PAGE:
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08.03.2016, 17:23
Top-of-the-table clashes as Round 3 begins
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ROUND PREVIEW: Norway and Romania reunite for their first meeting since their extra time World Championship 2015 Semi-final in the third round of Women's EHF EURO 2016 Qualification on Wednesday
 

Top-of-the-table clashes as Round 3 begins

The focus is on top-of-the-table clashes and crucial points battles as Round 3 of the Women’s EHF EURO 2016 Qualification gets underway on Wednesday.

2015 world champions Norway take on bronze medallists Romania, Serbia look to move ahead of Czech Republic, and the Netherlands meet Spain for a fast-paced thriller to begin to sort out the top positions in each group.

The crucial battles continue with the third and fourth-ranked teams in each group fighting for points as Lithuania host Belarus and Bulgaria play Austria.

GROUP 1: Lithuania vs Belarus, Wednesday, 19:00 local time in Kaunas

As the two bottom-ranked teams in Group 1, Belarus and Lithuania approach their double-header meeting this week knowing this is crunch time.

But even if one emerges the clear victor from both of the matches, they will face rather big hurdles to finish as one of the top two teams in the group as the current frontrunners are 2015 world champions Norway and bronze medallists at Denmark 2015, Romania.

As Lithuania and Belarus both lost their opening match against each of these European powerhouses, it would seem their best chance is to aim for finishing as the top third-ranked team overall.

Belarus have the edge ahead of the double header considering their decisive wins last time the teams met in 2012. On that occasion Belarus won both of their World Championship qualification games, by 20 and 21-goal margins no less.

GROUP 1: Romania vs Norway, Wednesday, 19:00 local time in Cluj Napoca (live on ehfTV)

This clash promises to be one of the most exciting of the day, as two of the world’s strongest teams meet to contest two points that will be decisive when the table rankings are finalised in June.

For Romania it is also a chance to avenge their semi-final loss to Norway at the World Championship 2015 in December.

The 70-minute match to determine which team would proceed to the final in Denmark was an outstanding showcase of the world-class talent that runs through both of these squads.

Norway won 35:33 in the dying minutes, going on to claim the title as Romania defeated Poland in the bronze medal match to finish third.

The memories of that loss will undoubtedly be fresh in the minds of Romania’s players, but coach Tomas Ryde has already shown his impressive ability to instil confidence in the team and find the best way to harness Cristina Neagu into an unstoppable scoring machine.

The Most Valuable Player at Denmark 2015 scored an incredible 15 goals in their quarter-final win against the hosts, before going on to contribute eight against Norway’s strong defence and superb goalkeepers in the semi.

Kari Grimsbo showed she is a world-title winning keeper when her performance in the first half of the final essentially secured Norway the medal before half-time.

But Katrine Lunde also returns to an otherwise unchanged squad ahead of the qualifiers, presenting an intimidating prospect for even Neagu.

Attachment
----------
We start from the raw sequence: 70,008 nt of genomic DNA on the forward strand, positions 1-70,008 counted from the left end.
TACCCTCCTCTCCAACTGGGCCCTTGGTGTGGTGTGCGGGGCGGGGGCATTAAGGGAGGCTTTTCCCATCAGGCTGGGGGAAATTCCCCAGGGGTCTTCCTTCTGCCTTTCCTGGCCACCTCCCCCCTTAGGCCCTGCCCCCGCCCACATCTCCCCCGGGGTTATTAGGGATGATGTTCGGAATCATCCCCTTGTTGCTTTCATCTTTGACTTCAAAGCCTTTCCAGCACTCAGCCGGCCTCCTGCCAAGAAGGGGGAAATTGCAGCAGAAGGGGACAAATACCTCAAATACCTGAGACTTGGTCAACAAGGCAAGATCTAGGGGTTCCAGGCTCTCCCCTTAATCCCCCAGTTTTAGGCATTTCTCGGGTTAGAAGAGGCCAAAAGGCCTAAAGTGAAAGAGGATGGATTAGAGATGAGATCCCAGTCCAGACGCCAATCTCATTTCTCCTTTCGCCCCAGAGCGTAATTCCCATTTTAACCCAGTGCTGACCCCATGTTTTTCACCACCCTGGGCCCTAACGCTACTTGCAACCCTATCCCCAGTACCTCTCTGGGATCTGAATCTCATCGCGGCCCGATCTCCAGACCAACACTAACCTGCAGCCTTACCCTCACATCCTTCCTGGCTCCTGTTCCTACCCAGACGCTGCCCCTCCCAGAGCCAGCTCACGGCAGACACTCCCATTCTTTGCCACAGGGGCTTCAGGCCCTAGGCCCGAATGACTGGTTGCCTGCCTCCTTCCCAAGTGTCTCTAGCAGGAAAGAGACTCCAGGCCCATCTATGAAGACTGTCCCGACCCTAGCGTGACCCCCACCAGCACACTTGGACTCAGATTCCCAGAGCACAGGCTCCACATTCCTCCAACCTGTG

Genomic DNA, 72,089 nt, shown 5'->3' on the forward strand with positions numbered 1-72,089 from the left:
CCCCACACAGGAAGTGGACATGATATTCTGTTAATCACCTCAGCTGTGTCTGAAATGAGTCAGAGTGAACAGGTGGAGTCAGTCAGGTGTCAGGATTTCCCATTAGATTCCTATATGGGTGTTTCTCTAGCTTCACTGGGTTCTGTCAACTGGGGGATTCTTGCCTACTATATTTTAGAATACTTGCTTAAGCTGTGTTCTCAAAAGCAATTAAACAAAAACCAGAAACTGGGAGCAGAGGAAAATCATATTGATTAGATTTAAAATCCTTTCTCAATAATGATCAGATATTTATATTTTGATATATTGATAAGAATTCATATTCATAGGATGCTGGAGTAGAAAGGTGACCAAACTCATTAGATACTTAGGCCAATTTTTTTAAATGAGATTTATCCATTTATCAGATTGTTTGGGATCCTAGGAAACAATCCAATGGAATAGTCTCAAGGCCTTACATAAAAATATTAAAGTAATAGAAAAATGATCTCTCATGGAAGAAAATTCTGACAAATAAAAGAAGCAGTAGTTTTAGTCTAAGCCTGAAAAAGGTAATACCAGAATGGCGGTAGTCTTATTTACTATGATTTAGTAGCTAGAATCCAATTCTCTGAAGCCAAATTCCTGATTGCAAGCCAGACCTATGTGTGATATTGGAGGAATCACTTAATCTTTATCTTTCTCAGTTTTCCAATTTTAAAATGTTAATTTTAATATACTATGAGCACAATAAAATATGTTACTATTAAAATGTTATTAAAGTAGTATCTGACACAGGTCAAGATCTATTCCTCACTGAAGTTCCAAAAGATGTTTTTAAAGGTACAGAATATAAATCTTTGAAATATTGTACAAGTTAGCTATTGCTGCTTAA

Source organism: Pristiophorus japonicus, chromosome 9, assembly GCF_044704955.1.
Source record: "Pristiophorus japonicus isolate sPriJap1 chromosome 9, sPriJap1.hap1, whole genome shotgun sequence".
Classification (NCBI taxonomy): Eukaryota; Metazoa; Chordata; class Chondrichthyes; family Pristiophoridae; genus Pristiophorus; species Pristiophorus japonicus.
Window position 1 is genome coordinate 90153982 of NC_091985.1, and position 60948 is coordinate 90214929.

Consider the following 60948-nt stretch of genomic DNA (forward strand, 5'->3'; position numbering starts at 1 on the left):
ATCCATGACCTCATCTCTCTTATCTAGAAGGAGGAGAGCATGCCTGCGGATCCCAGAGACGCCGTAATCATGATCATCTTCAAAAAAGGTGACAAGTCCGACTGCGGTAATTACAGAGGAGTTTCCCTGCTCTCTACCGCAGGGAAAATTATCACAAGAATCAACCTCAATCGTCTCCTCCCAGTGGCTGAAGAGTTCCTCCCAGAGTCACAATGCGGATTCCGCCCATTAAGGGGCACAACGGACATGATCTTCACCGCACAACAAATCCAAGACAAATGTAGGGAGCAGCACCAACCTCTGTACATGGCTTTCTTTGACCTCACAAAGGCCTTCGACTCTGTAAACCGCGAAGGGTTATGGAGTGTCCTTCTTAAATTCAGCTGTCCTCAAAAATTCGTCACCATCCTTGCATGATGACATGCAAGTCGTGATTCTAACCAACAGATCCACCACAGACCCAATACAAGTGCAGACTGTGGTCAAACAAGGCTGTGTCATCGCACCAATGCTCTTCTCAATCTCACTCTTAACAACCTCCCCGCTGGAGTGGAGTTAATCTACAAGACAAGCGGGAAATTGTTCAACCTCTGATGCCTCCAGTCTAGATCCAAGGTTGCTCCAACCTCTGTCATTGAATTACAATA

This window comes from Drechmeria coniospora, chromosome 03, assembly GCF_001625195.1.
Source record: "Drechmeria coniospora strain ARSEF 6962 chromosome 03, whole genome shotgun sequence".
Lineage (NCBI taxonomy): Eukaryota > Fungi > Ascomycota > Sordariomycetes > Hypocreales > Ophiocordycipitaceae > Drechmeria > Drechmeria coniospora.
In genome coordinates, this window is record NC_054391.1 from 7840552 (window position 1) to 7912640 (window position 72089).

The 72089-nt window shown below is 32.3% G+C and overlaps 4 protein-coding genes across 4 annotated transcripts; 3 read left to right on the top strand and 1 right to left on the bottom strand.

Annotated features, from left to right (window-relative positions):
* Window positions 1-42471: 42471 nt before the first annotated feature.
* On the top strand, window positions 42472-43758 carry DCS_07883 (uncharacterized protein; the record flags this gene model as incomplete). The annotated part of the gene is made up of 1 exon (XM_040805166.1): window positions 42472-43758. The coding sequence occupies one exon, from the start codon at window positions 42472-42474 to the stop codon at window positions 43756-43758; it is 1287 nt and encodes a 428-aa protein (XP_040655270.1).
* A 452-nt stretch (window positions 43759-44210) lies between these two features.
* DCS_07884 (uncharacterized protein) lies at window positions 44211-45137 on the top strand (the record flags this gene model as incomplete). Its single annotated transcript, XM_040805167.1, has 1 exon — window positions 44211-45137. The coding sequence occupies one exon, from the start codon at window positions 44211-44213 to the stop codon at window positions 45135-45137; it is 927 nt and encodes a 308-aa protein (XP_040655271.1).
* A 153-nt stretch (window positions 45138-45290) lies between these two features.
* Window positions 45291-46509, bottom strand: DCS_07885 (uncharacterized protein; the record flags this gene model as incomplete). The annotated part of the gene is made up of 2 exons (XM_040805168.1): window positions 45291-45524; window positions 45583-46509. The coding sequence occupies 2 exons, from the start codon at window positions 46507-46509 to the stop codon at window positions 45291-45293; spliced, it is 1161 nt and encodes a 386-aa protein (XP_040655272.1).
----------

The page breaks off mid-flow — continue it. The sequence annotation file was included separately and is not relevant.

GROUP 2: Czech Republic vs Serbia, Wednesday, 18:00 local time in Zlin

Though Czech Republic and Serbia are equal on four points after two wins each, against fellow Group 2 teams Ukraine and Italy, the historical results favour a win for Serbia.

The 2013 world champions have a stronger history of participation at the final EHF EURO tournament, and came out on top in the one previous head-to-head encounter, at the EHF EURO 2012.

But Serbia are still overshadowed by a question mark with a number of big stars – such as Andrea Lekic and Dragana Cvijic – missing, a new-look squad changed since the World Championship 2015, and a coach on debut with the national team.

“It is the newly found energy in our team that inspires us to set the right foundation for the challenges ahead. I’m confident we are working towards a positive start,” says coach Dragica Djuric, who stepped in to replace Sasa Boskovic after Denmark 2015.

Wednesday’s match will therefore not only be an important chance for one team to take control of the group, but will also prove a barometer for Djuric as she looks to Serbia’s future.

GROUP 3: Bulgaria vs Austria, Wednesday, 18:00 local time in Gabrovo

Austria and Bulgaria both enter Wednesday’s match with a tally of zero on the table. Despite hosting rights for Bulgaria, Austria’s comparative experience should prove crucial in deciding who owns the two points at the final whistle.

Bulgaria came to the EHF EURO 2016 Qualification as one of the two teams qualified from the first phase. Wednesday’s hosts are therefore expected to find a challenge in Austria, particularly if left back Beate Schneffknecht, who is suffering from a bruised rib, is fit to play at full strength.

"I hope that Beata will fully recover quickly. Without her our game against Bulgaria would be on the edge, but I'm confident that she will be able to play,” says Austria coach Herbert Müller, who knows Bulgaria’s biggest threat is back-court player Elizabeth Omorogie.

“She is a very dangerous player who can play on all backcourt positions. She is also the team leader and one of Bulgaria's best shooters.”

GROUP 3: Netherlands vs Spain, Wednesday, 19:00 local time in Almere

The Netherlands enter their match against Spain riding an unprecedented wave of success, which saw them win the silver medal at the World Championship 2015.

The Netherlands, who finished seventh at the EHF EURO 2014 and did not qualify for the 2013 World Championship, have shown dramatic improvement over recent years.